On the heels of the Senate’s pass earlier in the week, on Friday night the state’s House of Representatives failed to address legislation that would have radically changed Florida’s gambling landscape, officially declaring them dead.
After a bill that had been heavily amended and approved by the House Finance and Tax Committee failed to be considered by the Florida House on Friday, the legislation met its demise, according to the Daily Racing Form. On Tuesday, versions of similar bills were removed from the Senate Appropriations Committee docket. Leaders of the Senate said afterward that they had no intention of hearing the legislation prior to the session’s end on Friday, March 11.
The legislation was designed to allow a new gaming compact with the tribe, worth $3 billion in revenue over the first seven years of the twenty-year agreement, negotiated last year between Governor Rick Scott and the Seminole Tribe regarding the operation of its seven casinos. However, the bills also became host to a number of other gambling provisions deemed necessary to get the legislation passed, which undoubtedly led to its demise.
Not only would the bills have allowed the controversial decoupling of all of the state’s greyhound tracks, provisions protecting live racing at Tampa Bay Downs and Gulfstream Park were also included. An annual $40 million subsidy for breeders’ awards at the tracks and purses was also tacked on. The failure of the legislation is probably a good indicator that the provisions in the bill, such as the purse pool for Tampa and Gulfstream or the decoupling, will not be addressed as separate provisions this year by the legislature, as they were fashioned in relation to the terms of the compact negotiated with the Seminoles.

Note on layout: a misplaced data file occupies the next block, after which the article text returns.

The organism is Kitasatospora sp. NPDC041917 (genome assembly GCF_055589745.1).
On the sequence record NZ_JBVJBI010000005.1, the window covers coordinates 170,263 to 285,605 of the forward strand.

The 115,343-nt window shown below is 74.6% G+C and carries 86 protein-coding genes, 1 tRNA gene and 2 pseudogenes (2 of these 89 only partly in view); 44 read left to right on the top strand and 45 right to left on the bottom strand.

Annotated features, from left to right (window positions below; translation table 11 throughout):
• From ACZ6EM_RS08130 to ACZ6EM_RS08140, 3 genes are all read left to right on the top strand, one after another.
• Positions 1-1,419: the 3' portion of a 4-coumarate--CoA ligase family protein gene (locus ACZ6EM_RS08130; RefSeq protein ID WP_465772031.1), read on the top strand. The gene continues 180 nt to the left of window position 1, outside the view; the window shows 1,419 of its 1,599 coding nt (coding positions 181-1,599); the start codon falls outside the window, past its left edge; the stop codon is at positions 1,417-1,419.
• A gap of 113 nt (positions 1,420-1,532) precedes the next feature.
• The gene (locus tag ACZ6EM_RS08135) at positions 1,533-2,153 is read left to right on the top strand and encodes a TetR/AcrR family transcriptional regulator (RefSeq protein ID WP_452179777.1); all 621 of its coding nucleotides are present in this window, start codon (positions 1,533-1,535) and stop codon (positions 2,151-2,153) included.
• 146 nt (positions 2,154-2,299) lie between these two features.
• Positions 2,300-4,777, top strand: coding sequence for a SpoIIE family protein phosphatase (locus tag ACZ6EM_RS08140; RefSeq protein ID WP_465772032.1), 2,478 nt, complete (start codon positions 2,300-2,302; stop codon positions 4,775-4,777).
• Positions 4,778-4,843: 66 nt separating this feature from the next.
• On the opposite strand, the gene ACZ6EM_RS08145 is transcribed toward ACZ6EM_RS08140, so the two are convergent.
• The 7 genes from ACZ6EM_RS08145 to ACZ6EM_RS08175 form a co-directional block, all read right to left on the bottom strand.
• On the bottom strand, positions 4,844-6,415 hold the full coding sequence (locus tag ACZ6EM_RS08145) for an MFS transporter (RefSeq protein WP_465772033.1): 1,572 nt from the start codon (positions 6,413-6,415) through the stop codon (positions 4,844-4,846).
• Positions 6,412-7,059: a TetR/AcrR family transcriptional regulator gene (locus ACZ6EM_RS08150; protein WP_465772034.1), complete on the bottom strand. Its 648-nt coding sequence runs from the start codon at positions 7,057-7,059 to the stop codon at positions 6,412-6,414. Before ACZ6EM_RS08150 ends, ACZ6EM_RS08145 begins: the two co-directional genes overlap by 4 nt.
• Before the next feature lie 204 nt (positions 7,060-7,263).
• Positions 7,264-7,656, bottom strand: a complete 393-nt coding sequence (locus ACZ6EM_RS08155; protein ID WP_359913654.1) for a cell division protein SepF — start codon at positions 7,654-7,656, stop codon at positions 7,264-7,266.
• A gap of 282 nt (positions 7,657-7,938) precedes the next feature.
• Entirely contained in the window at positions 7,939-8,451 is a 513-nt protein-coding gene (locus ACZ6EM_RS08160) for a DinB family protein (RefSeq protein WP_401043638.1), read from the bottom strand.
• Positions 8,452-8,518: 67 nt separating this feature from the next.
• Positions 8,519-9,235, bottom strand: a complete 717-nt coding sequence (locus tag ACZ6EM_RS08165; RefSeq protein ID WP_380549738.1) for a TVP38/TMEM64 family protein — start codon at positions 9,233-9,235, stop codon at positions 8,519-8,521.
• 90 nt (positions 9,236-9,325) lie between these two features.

It is expected that the Seminoles will operate their seven gambling properties under the terms of a compact that expired in 2015 while a new round of negotiations is opened with Scott. The tribe and the state also have competing lawsuits that could be resolved this summer. The outcome of those suits could influence the discussions between the two parties.
Directly impacted by the lawsuits are five of the tribe’s seven casinos including the Seminole Hard Rock Hotel & Casino in Tampa and the Seminole Hard Rock Hotel & Casino in Hollywood; the former being one of the world’s most lucrative casinos. More than $1 billion in revenue has been shared with the state since 2010 by the Seminole.